Putting a small number of people in proximity in a situation in which they become dependent on each other – a journey or a collaboration – is a quick way to jump-start a drama. It becomes even better if they are family or in a family-like relationship.A small, tightly knit musical aggregation will do nicely.
Consider, for example, Yaron Zilberman’s A Late Quartet. In the 1940s Hollywood produced a few melodramas set in the world of classical music (Deception and Humoresque come to mind), with hilariously inappropriate cocktail party chatter about Ravel and Mozart mixed in with the bared talons of Bette Davis and Joan Crawford. The films had a certain, camp-laden amusement but the music tended more towards the post-Romantic wailings of Max Steiner at his most stentorian rather than actual concert pieces. To its credit, A Late Quartet takes its central musical vehicle, Beethoven’s Op. 131, very seriously and has some highly intelligent discussion of the piece and its extraordinary demands on its players. It gives the film an underlying gravitas that keeps it from flying apart at its most outrageous moments.
The premise is simple. The Fugue Quartet (Christopher Walken as cellist, Catherine Keener as violist, Mark Ivanir and Philip Seymour Hoffman as first and second violins, respectively) is celebrating its 25th year together but there’s a serious hitch. Walken, who is supposed significantly older, is struggling under the dual burdens of the recent death of his wife and Parkinson’s Disease. He wants to retire, but without him as the glue that holds the others together, the other three are soon at each other’s throats. Hoffman’s marriage to Keener is severely strained, their daughter (Imogen Poots) begins an affair with Ivanir, Hoffman covets the first chair and on it goes. Despite a performance of beautifully modulated injured dignity from Walken, the film is much more concerned with the banalities of the other characters’ domestic issues than his struggle with his own body in rebellion.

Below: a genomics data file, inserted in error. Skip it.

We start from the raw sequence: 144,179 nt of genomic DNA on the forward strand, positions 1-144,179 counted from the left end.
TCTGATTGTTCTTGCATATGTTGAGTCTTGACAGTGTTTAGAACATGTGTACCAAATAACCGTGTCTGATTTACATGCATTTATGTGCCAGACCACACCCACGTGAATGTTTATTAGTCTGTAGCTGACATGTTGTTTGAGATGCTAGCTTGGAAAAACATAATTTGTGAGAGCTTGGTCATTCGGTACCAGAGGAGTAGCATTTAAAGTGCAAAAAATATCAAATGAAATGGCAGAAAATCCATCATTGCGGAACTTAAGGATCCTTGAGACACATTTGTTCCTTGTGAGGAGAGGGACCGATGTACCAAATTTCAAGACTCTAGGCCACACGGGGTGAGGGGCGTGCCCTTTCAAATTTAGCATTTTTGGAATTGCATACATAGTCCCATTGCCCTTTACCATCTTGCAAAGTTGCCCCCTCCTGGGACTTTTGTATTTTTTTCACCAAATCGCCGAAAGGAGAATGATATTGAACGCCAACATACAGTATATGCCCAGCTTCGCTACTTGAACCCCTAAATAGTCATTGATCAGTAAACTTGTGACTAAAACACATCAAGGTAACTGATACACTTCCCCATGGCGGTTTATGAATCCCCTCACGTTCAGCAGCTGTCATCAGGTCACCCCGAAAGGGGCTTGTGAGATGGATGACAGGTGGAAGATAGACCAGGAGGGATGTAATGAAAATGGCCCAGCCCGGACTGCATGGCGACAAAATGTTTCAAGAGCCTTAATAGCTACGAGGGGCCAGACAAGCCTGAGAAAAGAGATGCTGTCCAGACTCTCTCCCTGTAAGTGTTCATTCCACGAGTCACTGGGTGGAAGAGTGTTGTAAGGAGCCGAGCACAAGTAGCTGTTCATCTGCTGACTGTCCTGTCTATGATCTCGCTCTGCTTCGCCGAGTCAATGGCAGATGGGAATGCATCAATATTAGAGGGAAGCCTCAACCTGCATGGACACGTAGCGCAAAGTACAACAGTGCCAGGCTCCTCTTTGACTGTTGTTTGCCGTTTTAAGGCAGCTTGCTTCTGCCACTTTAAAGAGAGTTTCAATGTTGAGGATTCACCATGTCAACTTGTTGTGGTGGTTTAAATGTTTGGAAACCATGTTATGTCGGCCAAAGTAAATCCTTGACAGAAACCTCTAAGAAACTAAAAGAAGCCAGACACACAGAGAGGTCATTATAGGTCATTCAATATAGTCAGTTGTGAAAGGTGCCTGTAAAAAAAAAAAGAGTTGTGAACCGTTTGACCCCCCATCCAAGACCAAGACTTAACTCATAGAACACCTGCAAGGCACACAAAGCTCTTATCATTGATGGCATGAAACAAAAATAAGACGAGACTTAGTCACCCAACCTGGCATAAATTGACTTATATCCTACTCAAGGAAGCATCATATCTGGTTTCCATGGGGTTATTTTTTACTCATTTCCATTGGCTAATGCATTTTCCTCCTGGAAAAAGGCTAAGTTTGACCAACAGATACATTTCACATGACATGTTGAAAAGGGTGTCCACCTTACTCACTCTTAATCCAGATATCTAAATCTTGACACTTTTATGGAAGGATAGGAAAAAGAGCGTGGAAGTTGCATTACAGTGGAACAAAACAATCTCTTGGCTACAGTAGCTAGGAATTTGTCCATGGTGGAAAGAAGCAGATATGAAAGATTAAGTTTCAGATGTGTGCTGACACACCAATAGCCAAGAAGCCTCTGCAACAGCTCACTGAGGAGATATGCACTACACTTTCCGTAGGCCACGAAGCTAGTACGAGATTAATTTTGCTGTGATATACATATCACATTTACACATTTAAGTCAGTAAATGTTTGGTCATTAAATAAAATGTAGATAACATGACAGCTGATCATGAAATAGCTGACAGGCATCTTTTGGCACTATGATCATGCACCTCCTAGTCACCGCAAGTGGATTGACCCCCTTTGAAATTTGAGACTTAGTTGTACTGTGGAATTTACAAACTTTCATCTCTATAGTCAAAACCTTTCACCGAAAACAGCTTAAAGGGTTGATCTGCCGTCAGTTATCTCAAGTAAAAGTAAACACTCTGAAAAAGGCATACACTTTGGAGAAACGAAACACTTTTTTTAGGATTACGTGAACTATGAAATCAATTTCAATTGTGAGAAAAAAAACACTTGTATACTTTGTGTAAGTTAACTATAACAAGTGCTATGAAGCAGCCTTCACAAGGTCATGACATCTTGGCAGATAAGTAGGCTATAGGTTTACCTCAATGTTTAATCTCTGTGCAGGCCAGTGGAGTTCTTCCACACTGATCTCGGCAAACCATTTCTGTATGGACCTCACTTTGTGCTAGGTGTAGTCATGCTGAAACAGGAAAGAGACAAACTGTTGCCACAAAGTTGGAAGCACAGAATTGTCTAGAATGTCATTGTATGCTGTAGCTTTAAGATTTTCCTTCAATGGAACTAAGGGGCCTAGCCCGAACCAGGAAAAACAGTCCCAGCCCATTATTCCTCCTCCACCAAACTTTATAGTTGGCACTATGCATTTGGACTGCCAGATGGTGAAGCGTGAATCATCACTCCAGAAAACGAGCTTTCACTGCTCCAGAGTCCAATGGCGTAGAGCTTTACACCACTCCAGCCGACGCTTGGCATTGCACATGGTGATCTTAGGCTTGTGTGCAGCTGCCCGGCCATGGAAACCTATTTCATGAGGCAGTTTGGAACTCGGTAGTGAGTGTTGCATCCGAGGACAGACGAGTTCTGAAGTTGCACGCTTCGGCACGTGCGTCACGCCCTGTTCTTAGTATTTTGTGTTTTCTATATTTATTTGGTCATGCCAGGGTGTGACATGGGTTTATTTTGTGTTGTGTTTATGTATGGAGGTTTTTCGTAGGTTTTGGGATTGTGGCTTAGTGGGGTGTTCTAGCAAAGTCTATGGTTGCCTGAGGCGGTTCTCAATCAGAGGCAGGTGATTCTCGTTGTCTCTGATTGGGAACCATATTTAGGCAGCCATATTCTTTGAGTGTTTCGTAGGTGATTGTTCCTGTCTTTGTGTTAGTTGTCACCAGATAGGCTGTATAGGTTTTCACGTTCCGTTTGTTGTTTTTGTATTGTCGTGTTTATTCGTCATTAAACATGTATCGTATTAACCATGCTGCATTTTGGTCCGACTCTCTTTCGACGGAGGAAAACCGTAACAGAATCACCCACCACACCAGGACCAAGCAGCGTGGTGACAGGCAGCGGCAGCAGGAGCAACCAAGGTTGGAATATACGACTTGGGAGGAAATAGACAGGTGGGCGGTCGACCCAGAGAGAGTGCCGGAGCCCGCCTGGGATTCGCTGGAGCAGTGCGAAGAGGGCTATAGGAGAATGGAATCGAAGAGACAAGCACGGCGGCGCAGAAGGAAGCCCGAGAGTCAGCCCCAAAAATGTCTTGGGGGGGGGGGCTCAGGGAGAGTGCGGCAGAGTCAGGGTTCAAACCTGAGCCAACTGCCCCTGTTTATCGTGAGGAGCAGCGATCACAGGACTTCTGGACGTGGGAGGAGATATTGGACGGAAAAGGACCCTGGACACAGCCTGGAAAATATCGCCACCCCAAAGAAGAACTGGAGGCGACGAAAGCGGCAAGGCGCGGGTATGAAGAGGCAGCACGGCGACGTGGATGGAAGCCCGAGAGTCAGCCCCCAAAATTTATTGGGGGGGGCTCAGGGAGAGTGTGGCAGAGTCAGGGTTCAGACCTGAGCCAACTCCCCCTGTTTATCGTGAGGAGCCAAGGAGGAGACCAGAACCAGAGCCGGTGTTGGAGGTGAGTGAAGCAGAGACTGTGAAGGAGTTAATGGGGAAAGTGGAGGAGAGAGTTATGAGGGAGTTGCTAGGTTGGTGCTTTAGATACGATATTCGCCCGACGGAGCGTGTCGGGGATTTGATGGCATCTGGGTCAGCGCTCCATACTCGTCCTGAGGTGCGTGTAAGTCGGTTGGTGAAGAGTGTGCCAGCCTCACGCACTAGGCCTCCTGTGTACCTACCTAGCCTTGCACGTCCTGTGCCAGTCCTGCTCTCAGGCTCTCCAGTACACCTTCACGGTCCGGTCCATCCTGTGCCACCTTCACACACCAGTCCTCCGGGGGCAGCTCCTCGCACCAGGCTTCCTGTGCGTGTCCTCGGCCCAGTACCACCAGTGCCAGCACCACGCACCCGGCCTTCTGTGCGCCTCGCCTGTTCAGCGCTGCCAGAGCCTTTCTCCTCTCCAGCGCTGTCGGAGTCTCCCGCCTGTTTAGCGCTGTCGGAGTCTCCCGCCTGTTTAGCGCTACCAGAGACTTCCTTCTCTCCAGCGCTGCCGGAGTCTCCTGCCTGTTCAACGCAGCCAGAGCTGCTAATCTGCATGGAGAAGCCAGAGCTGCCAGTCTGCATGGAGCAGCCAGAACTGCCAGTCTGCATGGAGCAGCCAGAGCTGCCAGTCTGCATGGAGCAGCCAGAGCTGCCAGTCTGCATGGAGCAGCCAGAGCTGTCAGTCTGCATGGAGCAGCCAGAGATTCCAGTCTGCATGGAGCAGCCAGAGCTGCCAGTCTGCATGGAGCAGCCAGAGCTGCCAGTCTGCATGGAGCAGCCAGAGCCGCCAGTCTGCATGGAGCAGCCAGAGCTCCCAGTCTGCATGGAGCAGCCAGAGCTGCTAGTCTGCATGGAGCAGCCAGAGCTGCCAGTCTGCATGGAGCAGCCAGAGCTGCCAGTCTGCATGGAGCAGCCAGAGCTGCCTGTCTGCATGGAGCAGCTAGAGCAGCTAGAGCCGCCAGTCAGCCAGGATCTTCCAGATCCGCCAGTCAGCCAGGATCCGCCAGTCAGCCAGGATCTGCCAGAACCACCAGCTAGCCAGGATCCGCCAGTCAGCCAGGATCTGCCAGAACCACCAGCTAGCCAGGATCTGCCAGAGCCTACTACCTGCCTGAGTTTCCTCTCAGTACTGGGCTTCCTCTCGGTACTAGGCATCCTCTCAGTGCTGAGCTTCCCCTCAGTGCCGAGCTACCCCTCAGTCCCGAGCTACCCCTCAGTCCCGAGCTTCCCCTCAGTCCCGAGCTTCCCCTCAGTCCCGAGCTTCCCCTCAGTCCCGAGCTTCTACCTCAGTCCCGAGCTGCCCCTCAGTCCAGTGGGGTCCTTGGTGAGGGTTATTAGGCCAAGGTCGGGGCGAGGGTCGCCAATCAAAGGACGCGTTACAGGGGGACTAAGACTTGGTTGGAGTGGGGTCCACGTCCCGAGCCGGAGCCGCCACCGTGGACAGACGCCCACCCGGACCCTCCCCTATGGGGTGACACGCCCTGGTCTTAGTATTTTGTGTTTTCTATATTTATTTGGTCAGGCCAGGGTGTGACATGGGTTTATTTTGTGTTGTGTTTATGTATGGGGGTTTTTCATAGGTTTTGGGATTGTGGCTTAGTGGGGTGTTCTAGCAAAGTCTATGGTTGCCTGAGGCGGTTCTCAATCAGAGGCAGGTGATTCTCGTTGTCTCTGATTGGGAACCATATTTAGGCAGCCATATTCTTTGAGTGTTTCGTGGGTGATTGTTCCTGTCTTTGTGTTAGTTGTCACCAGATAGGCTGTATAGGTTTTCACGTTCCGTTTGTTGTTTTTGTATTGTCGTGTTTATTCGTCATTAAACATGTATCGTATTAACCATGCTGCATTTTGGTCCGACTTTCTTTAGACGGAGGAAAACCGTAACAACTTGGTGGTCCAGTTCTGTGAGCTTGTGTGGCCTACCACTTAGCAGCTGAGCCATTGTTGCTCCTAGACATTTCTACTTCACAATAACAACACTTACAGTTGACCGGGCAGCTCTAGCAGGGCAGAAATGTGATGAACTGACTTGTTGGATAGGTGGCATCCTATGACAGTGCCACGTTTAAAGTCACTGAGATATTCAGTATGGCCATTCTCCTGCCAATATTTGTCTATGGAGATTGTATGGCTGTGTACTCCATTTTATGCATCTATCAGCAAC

In a fugue state . . . Ivanir, Hoffman, Keener, Walken
It is possible – indeed, it is hinted at – that the Jewish women’s swim team in Zilberman’s splendid first film “Watermarks” was prone to similar jealousies and petty rivalries, but those estimable ladies had the Nazis to worry about and their athletic opponents on whom to focus any otherwise inappropriate rage. The Fugue have only one another, the mixed blessing of the hermetic existence of a long-running chamber group with its incestuously claustrophobic atmosphere. And of course when you put at least three Jews (Ivanir’s character, like the actor himself, is an émigré from the former Soviet Union, and Hoffman and Keener are playing characters named Gelbart) in a room, there are bound to be some fireworks.
The problem with “A Late Quartet” is that the fireworks are entirely too muted. The film is too solemn for its own good. Zilberman’s direction is carefully considered but, like Ivanir’s character, wrapped much too tight. The result is a classical music drama that could benefit from some of the unbuttoned lunacy of Bette and Joan.